Williams at a MagicSnow job at 10th Street Elementary near downtown L.A.

Williams at a MagicSnow job at 10th Street Elementary near downtown L.A. Photo by Ringo Chiu.

Every night during the holiday shopping season at the Grove and Americana at Brand, it snows. That’s right, in snow-free Los Angeles.

It’s fake snow, of course. Fluffy white stuff floats from the sky twice a night for about five minutes at a time to the tunes of “White Christmas” and “Let It Snow.”

Adam Williams, founder and president of West Hollywood MagicSnow Systems, started making it snow at the Grove in the Fairfax district nine years ago. He was there when Glendale’s Americana at Brand, another Caruso Affiliated property, opened five years later, and is now spreading his version of holiday cheer globally, bringing snow to shopping centers in places such as Canada, Germany and, most recently, Brazil.

The ersatz flakes falling from above look like snow, but are neither wet nor icy and vanish before hitting the ground.

“It’s a light, water-based foam that when applied to a high-powered blower, dries out the water and creates a light foam puff that floats through the air,” Williams said.

Fake falling snow has long been MagicSnow’s mainstay, but today, “natural” on-the-ground snow is a growing part of the company’s business, especially with corporate clients. El Segundo’s Mattel Inc. hired MagicSnow to produce more than 190 tons of cold, wet snow – good enough to sled on – to seven elementary schools in underprivileged L.A. neighborhoods this month for the company’s “12 Days of Play” campaign.

MagicSnow also works with companies such as Starbucks and Land Rover to produce snow-laden marketing events. MagicSnow provided the Texas winner of a Weather Channel contest with a “guaranteed white Christmas” last year – the family woke up Dec. 25 and found the front yard covered with manufactured snow and fake flakes falling.

The “natural” snow is made by crushing 300-pound blocks of ice into a fine powder and shooting it out of a high-pressure hose onto the ground.

“It’s not 100 percent the focus of our business, but the demand for it seems like it’s almost just as great as the falling snow,” Williams said. “Because in the end, people want to be able to experience it and touch it and there’s no better way than to have snow falling from the sky and snow on the ground.”

Behind the scenes

Nearly a decade ago, Williams was a struggling magician who performed at the Magic Castle in Hollywood.

“To be honest, I wasn’t very good,” he said. “My real strength was behind the scenes, and in the creative aspects of entertainment and show business.”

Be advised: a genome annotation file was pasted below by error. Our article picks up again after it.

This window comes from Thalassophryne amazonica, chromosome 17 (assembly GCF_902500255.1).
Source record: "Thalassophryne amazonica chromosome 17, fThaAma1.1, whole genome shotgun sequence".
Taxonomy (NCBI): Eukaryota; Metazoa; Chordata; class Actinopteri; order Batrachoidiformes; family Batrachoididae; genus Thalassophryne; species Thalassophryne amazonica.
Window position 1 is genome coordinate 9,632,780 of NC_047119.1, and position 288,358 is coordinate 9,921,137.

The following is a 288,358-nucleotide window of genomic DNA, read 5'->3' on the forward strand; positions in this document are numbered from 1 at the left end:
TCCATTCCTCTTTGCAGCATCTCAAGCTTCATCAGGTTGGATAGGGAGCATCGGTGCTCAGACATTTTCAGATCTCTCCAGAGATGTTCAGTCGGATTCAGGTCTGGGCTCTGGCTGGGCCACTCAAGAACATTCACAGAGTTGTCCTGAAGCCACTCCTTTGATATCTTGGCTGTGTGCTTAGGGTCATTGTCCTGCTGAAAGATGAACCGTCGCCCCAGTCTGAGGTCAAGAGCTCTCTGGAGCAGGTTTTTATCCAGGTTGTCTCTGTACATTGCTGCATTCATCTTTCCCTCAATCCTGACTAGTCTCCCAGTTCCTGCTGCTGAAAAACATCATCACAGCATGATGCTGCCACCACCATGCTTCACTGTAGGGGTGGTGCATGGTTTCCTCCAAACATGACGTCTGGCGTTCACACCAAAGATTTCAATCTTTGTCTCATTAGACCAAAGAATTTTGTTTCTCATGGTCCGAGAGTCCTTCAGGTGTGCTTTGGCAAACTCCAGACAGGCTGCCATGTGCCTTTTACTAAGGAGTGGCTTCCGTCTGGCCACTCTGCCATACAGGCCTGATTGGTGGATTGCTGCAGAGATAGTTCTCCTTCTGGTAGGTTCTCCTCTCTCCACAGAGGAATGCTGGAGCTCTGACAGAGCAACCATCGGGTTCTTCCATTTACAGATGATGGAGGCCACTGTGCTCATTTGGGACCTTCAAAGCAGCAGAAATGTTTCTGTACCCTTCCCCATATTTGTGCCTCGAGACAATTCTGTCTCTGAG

One of the things he did behind the scenes was creating simple snow effects, using a small machine to make the snow. That led him to cold-call a number of local mall operators, including Grove owner Rick Caruso, with his idea to stage a magic show with snow effects for the holiday season. Caruso, however, didn’t want the magic – just the snow.

“I was naïve enough to go directly to the owner to pitch my crazy idea,” Williams said. “And Caruso was generous and smart enough to give me the chance to do it. It really was his idea to make it bigger than what I was proposing.”

Thanks to signing up the Grove, Williams’ business gained recognition and began to grow. Today, the company provides snow to more than 20 major shopping centers and entertainment venues worldwide each year. Williams also signed contracts with Princess Cruises in Santa Clarita to outfit its entire fleet of ships with snow machines, and with General Growth Properties, a Chicago-headquartered shopping center chain, to bring snow to 55 of its nationwide locations.

Most of MagicSnow’s business takes place from October through January, but increased international demand has Williams working harder than ever in summer months, preparing for the seasonal rush. Most employees at MagicSnow are seasonal. About 25 technicians and crew members, who normally work with the film and entertainment industry, join the company when they’re needed. Labor makes up a big portion of the company’s operating costs.

Williams said that revenue has increased by at least 20 percent every year for the past five. The majority of the growth has come from overseas projects.

Williams said MagicSnow has invested more than $1 million over the years in perfecting its technology for its snow machine systems and the composition of the artificial snow. The company plowed money from sales back into snow-making.

“We started the business with nothing, and we haven’t had to reach out to investors or banks for loans,” he said. “A huge amount of the money we brought in was reinvested in the company. It’s all thanks to our clients.”

Williams is the sole proprietor of the company. He has not licensed out the snow technology.

“As much as I would love to do that, right now I want to focus on doing good work,” he said. Kevin Farr, Mattel’s chief financial officer, said that hiring MagicSnow for its charity event cost the company tens of thousands of dollars.

Likewise, Williams said the special effects are a big investment for shopping centers, especially those overseas that also must cover freight costs. But at Caruso Affiliated in Los Angeles, they say it’s worth the price to put shoppers in the holiday mood. After nine years in business, the Grove is still MagicSnow’s biggest, most elaborate snow show.

“Families come and hold hands and hug each other,” said Jennifer Gordon, senior vice president of public relations and special events for Caruso Affiliated. “It’s very magical for the kids and for the families.”

Williams said making snow is not much of a departure from his days of doing magic.

“We’re creating this illusion every night on a really grand scale,” he said. “And I’m able to have an impact on way more people than I ever would have performing as a magician.”

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